Censors have altered the climax of the recent animated film “Minions: The Rise of Gru” for its domestic release in China. In this news article, let’s see the changes and what social media users across the country noticed over the weekend.
An instance of the modification
The editing is yet another example of Chinese authorities editing a popular Hollywood film to make it more politically correct, leading some viewers to lament the changes.
According to posts and screenshots from the movie shared on Weibo, a platform similar to Twitter, censors tacked on an appendix in which Wild Knuckles, a main character in the heist film, was caught by police and served 20 years in jail.
The greatest accomplishment and climax of the movie
God, a co-conspirator of Wild Knuckles, “returned to his family,” and “his biggest accomplishment is being the father to his three girls,” screenshots of the film showed.
In the international version, the film ends with Gru and Wild Knuckles, the stories of two thief anti-heroes riding off together after Wild Knuckles faked his death to evade capture by authorities.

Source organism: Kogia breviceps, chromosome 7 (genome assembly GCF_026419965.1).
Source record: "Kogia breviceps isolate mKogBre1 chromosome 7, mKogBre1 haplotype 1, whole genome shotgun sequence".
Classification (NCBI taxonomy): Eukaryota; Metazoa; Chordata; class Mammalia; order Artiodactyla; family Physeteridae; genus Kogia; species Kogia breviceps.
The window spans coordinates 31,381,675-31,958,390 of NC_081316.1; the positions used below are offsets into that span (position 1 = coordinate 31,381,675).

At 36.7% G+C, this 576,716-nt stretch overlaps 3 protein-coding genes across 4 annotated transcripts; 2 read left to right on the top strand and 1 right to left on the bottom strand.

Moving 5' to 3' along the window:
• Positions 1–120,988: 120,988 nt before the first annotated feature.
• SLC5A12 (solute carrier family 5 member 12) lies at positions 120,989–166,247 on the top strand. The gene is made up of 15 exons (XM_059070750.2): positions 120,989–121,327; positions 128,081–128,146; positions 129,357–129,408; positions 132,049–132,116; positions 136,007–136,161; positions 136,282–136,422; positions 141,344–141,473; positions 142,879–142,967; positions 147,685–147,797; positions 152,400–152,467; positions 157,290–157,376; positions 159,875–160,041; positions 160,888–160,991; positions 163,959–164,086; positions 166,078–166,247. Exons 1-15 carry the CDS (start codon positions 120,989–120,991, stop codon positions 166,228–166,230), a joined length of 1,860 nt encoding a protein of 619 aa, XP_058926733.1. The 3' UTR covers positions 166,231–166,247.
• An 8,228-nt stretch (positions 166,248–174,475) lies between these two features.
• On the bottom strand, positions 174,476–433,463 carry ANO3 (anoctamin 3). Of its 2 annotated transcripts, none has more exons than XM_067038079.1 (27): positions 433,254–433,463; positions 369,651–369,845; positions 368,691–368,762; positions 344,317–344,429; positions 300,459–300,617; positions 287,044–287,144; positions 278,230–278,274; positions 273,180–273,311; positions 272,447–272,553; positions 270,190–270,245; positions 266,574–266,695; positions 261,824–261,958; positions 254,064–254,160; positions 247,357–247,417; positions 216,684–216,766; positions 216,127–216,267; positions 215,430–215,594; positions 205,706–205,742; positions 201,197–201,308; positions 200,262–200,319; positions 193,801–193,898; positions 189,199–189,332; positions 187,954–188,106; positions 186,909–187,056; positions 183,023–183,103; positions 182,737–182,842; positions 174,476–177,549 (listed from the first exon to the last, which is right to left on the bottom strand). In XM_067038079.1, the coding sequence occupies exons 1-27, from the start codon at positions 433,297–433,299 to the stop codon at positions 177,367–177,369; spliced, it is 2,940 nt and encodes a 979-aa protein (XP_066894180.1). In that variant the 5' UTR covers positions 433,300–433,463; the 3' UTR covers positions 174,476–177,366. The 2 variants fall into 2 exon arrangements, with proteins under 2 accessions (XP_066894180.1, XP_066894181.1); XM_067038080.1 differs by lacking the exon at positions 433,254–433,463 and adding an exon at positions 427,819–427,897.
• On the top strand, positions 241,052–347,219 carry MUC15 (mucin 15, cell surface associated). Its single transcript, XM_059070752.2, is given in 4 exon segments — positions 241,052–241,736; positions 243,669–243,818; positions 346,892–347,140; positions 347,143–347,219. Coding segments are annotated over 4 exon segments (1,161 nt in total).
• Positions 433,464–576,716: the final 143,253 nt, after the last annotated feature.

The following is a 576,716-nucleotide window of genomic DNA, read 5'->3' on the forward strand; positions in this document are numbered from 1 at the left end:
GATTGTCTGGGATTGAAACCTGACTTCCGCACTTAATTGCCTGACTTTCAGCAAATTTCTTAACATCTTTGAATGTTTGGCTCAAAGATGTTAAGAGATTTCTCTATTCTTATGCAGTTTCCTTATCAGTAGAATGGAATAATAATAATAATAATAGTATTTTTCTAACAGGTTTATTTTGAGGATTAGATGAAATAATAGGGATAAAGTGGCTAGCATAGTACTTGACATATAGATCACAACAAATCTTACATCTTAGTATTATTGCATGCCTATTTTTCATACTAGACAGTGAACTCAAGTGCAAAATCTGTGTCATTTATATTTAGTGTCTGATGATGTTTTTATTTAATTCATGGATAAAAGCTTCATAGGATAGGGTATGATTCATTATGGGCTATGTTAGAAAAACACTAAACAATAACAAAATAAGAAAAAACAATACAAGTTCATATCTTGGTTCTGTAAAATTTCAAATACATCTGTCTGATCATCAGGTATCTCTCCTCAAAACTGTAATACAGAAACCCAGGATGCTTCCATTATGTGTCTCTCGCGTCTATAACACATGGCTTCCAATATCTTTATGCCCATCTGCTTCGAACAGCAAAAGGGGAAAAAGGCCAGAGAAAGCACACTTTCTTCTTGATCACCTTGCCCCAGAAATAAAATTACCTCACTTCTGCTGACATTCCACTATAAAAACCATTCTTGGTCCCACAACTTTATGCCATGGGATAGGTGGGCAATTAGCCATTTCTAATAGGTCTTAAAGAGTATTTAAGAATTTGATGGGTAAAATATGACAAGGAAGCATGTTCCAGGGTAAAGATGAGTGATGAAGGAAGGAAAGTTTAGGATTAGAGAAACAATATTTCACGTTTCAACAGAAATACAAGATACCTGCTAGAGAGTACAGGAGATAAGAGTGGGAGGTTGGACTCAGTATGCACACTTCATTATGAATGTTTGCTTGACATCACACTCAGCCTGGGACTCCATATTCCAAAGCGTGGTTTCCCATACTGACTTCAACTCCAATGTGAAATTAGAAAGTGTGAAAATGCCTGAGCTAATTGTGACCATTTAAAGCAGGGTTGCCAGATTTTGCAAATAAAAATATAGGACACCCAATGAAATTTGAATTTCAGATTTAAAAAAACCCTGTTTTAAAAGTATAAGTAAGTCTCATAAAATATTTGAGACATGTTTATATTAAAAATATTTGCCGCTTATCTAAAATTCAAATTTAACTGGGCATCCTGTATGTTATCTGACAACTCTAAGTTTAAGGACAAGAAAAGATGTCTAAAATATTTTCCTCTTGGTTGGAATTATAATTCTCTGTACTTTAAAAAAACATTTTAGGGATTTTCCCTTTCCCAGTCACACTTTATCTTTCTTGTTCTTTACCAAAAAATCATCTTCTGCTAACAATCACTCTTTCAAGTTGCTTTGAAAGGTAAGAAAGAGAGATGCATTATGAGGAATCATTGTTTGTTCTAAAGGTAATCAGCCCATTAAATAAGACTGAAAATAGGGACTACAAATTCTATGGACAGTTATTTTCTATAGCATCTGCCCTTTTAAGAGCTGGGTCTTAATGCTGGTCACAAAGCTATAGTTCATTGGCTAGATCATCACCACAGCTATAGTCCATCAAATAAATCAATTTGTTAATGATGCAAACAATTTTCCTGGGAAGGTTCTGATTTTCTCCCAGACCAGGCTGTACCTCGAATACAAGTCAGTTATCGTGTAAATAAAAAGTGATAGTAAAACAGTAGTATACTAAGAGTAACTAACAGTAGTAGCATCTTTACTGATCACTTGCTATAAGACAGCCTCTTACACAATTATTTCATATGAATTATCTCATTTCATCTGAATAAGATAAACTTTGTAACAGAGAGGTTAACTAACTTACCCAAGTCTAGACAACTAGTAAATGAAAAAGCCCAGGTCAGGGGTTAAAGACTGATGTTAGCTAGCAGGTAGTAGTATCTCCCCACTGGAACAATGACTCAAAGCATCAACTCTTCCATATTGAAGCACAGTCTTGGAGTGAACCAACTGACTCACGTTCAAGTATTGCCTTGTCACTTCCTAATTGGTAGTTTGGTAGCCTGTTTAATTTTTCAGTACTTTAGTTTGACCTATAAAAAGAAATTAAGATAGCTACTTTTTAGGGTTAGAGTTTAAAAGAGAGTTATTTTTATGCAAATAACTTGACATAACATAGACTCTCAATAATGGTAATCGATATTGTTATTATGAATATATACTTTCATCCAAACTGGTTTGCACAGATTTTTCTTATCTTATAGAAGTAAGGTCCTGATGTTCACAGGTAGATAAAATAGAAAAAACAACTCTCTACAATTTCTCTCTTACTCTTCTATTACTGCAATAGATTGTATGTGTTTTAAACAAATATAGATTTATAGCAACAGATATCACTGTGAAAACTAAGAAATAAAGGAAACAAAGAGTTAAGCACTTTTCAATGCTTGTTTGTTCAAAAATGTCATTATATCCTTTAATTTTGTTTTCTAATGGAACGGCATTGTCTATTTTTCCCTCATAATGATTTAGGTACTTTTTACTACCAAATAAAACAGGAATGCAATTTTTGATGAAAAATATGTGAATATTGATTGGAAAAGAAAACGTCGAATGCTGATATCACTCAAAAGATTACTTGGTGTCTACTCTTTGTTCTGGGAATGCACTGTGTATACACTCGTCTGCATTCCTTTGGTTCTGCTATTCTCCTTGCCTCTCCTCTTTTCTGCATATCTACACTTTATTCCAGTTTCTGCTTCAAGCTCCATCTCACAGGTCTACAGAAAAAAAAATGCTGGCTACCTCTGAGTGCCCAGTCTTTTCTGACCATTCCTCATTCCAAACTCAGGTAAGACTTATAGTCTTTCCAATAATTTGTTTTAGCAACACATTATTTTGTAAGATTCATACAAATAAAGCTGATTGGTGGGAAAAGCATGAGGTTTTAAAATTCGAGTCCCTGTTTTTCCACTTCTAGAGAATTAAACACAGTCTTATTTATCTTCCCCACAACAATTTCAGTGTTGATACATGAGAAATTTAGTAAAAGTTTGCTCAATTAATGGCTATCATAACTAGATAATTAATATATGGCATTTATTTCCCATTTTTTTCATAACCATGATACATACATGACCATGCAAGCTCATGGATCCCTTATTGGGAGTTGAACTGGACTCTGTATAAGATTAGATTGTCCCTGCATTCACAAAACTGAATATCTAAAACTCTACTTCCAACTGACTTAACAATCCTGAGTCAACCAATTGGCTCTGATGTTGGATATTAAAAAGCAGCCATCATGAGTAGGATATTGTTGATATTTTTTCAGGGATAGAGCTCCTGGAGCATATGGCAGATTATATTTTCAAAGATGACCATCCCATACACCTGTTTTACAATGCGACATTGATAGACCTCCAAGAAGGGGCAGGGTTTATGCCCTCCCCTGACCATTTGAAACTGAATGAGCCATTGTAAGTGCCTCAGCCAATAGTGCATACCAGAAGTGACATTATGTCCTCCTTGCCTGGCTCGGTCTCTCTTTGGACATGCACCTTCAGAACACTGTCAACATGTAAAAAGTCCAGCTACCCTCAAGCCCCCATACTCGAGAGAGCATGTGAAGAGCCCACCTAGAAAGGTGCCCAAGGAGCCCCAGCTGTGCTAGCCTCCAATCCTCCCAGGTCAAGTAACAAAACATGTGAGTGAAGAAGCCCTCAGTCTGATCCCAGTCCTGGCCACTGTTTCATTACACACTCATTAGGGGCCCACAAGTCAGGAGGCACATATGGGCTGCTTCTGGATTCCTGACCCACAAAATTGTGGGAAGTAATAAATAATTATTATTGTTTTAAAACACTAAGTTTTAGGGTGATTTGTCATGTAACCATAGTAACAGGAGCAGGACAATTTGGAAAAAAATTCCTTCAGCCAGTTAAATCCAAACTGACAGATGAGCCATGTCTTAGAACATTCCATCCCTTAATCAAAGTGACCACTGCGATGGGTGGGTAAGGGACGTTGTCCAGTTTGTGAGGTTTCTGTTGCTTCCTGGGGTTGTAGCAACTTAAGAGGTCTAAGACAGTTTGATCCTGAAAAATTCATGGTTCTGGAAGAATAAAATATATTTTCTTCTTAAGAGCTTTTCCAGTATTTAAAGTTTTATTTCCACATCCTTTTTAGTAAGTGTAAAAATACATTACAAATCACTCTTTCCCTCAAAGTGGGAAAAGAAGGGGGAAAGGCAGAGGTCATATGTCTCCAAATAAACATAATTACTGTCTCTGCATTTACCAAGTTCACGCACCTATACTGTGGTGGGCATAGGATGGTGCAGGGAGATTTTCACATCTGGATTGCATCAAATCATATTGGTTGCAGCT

Numerous online commentators mocked the climax, saying it resembled a PowerPoint presentation.
One online reviewer’s opinion regarding the above statement
DuSir, an online movie review publisher with 14.4 million followers on Weibo, noted that the Chinese version of the film ran one minute longer than the international version and questioned why the extra time is required.
“It’s only us who need special guidance and care, for fear that a cartoon will ‘corrupt’ us,” DuSir wrote in a piece published Saturday.
Hub of overseas movies with certain scenes modifications
China restricts the number of overseas movies shown in domestic movie theaters. Many Hollywood films that screen in the country have certain scenes omitted or altered.
Some viewers sometimes note that alternative endings to films diverge far from the original.
Also Read: The first major U.S. film to be released in China since June is Minions: The Rise of Gru
Last year, Chinese viewers of the classic 1999 film “Fight Club” noticed that the original ending, in which the protagonist and his alter ego detonate a set of skyscrapers, was not on the version shown on the domestic streaming site Tencent Video.